Finally, however little you might be offered (or conversely however much you might be charged) it is invariably going to be far more straight forward and considerably less time-consuming on your part to part company with your old desks, chairs, cupboards and so on by handing them over to a dealer. You might consider your time much better spent running your business and generating income rather than attempting to gain a relatively small amount from selling office furniture items. Whatever you do, the first step should probably be approaching a number of people in the secondhand trade and finding out what, if anything, they’re prepared to pay you. If it seems reasonable, go with it! But if they’re offering little or wanting to charge for the removal, then by all means try the end-user to end-user route if you have the time – not withstanding all the issues identified above.
Buying direct from other end-users
There’s probably less downside here, assuming you can negotiate a really good price, but here are some considerations you should pay attention to:
As mentioned in the note for sellers above, you will probably need to make your own arrangements to dismantle desks, cupboards and other larger items of furniture, get them out of the seller’s building, transported to your own office and re-assembled. That’s a lot of work and can be quite costly so be sure you make allowances for this when you agree a purchase price.
You need to be sure that desks and cupboards, in particular, are easily dismantlable without risk of damage so that it can be done quickly but also that they can be re-assembled back at your office without any loss of functionality, sturdiness and appearance. It is worth doing a trial run on a couple of units before committing to purchase just to be sure that the original fixings are all there and easily removable and that that the original installer didn’t compromise or force the assembly. If it can’t come apart or be re-assembled without breaking, you shouldn’t even consider it. Just to stay on this subject a little longer, most wooden components of office furniture are usually MFC (chipboard) which is not particularly ideal for securely fixing screws unless they have fitted with quality metal fixing inserts. Much of it, particularly at the the lower end, does not stand up well to re-assembly.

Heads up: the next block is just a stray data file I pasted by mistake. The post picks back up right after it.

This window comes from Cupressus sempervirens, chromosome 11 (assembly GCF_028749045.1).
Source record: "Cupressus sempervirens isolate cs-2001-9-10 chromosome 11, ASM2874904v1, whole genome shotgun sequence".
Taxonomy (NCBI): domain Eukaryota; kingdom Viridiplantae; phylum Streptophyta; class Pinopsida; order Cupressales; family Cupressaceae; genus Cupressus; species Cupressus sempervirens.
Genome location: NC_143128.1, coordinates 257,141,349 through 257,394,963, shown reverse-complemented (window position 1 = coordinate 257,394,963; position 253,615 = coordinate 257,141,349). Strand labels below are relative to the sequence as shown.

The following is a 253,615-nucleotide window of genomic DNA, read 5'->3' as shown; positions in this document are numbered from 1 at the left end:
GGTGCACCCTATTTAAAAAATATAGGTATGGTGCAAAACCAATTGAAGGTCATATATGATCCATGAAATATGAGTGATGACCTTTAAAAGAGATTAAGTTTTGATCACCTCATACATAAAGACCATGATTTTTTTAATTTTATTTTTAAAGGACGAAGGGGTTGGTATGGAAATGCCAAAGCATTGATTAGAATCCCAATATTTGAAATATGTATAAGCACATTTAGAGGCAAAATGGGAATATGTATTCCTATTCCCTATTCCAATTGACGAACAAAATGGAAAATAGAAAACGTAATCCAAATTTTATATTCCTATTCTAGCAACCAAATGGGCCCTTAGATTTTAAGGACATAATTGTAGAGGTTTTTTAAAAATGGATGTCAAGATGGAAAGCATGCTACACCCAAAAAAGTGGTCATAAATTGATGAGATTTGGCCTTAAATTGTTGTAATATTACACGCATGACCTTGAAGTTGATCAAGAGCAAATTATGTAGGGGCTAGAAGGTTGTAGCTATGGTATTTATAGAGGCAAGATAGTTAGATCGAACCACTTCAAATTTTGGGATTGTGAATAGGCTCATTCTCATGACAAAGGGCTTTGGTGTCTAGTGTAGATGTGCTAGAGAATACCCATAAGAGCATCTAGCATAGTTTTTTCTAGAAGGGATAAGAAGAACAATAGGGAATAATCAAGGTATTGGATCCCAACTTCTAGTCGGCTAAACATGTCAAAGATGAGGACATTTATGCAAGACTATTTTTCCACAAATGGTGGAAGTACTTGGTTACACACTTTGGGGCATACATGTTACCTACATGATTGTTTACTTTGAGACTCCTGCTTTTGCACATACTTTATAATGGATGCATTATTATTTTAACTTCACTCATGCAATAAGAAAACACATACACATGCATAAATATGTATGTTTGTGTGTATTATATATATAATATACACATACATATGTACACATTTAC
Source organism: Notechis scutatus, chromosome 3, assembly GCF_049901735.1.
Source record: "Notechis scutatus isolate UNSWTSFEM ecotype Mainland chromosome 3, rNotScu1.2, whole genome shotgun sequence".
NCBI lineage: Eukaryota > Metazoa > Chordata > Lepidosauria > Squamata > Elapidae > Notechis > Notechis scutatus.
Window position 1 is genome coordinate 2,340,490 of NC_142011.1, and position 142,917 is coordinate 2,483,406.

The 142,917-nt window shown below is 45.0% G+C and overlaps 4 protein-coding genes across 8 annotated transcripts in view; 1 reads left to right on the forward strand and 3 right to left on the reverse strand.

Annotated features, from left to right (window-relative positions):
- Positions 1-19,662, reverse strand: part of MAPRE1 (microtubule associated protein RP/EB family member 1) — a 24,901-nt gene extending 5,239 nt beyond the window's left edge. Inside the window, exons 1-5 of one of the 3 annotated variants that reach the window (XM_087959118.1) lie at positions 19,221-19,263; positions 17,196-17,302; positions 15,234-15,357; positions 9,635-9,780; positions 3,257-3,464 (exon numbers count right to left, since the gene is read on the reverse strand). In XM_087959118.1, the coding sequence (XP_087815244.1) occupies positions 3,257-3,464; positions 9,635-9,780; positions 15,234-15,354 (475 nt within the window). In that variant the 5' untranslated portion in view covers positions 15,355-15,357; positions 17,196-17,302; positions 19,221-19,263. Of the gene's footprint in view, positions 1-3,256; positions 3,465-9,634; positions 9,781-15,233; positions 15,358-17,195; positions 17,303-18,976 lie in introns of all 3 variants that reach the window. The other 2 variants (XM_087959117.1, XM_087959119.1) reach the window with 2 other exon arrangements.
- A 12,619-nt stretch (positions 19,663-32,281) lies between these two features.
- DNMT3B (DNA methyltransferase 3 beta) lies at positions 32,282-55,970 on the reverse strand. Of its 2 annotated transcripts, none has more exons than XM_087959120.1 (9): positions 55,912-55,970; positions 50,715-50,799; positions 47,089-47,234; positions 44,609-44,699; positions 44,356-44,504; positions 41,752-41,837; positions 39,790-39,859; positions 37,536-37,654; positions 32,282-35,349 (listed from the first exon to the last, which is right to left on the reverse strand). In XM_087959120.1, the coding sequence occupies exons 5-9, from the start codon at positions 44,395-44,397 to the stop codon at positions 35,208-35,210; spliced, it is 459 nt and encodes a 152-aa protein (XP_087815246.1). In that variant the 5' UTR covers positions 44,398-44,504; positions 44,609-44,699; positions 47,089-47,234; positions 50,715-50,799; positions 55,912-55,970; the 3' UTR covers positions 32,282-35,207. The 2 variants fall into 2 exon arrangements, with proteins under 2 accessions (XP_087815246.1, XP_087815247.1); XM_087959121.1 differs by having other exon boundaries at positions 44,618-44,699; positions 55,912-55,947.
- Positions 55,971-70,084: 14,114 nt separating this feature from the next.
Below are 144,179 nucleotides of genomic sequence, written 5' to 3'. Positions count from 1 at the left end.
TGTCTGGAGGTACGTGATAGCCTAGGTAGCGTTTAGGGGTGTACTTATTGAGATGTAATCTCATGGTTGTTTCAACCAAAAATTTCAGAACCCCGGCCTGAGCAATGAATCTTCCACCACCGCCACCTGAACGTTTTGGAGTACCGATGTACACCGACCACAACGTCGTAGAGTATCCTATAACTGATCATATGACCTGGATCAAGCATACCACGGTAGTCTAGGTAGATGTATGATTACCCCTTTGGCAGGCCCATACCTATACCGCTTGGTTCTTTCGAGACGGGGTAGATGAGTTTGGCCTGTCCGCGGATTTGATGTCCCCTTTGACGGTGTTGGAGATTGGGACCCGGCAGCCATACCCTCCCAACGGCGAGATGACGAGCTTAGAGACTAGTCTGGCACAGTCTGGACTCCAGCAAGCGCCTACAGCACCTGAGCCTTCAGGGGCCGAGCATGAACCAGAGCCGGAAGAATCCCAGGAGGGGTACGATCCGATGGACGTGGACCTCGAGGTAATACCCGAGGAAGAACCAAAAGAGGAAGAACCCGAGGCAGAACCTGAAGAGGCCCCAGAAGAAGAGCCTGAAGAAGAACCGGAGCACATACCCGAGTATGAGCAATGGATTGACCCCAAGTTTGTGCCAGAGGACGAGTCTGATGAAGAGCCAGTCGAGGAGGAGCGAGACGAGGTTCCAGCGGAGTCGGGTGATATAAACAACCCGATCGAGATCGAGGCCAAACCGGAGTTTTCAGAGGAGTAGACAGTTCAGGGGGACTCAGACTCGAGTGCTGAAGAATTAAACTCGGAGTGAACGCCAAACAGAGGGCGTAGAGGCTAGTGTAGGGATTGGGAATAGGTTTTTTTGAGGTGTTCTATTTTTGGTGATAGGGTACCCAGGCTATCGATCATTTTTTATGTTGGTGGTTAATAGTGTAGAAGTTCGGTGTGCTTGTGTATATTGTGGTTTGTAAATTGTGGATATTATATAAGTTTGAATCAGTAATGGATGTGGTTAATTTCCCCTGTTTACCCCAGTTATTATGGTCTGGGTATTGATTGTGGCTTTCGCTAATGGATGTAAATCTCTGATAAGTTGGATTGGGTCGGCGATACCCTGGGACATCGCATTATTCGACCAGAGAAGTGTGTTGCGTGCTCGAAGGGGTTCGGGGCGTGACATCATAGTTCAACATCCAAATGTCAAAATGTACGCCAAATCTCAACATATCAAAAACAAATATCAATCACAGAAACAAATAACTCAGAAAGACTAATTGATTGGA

New furniture can often cost less than you think. Of course, its worth considering quality used furniture rather than budget new furniture, but be careful you’re not paying for budget used furniture when you might be able to get some nice new mid-range products at an affordable price. Be sure to compare the total package cost – product, transportation and assembly – rather than just the product itself.
New furniture is usually available in a wide choice of sizes, styles, colours and finishes. With 2nd hand you’re restricted to whatever is on offer. No matter how good the value, it might be a compromise.
Buying 2nd hand furniture may restrictive if you need to reconfigure your office or add desks in the future. Whereas there is never any guarantee that further down the line you will be able to get another couple of desks of exactly the same colour, finish and specification from the manufacturer you bought them from new, it’s far less likely you will be able to do that with the used furniture you bought. So, you could end up with an office full of mismatched kit.
There will be no warranty when buying from another end-user.
Finally, make sure that whatever you buy you can physically get into your building (through doorways, corridors, up the stairs in particular). Not everything can be disassembled, particularly certain cupboards which are originally supplied not as flat pack but factory assembled instead and may have been glued or welded (if metal). But even if things that are flat packed could contain some very large and heavy panels or boards (e.g. reception counters, big boardroom table tops etc) which might also be too large to get up stairs or around tight corridor corners.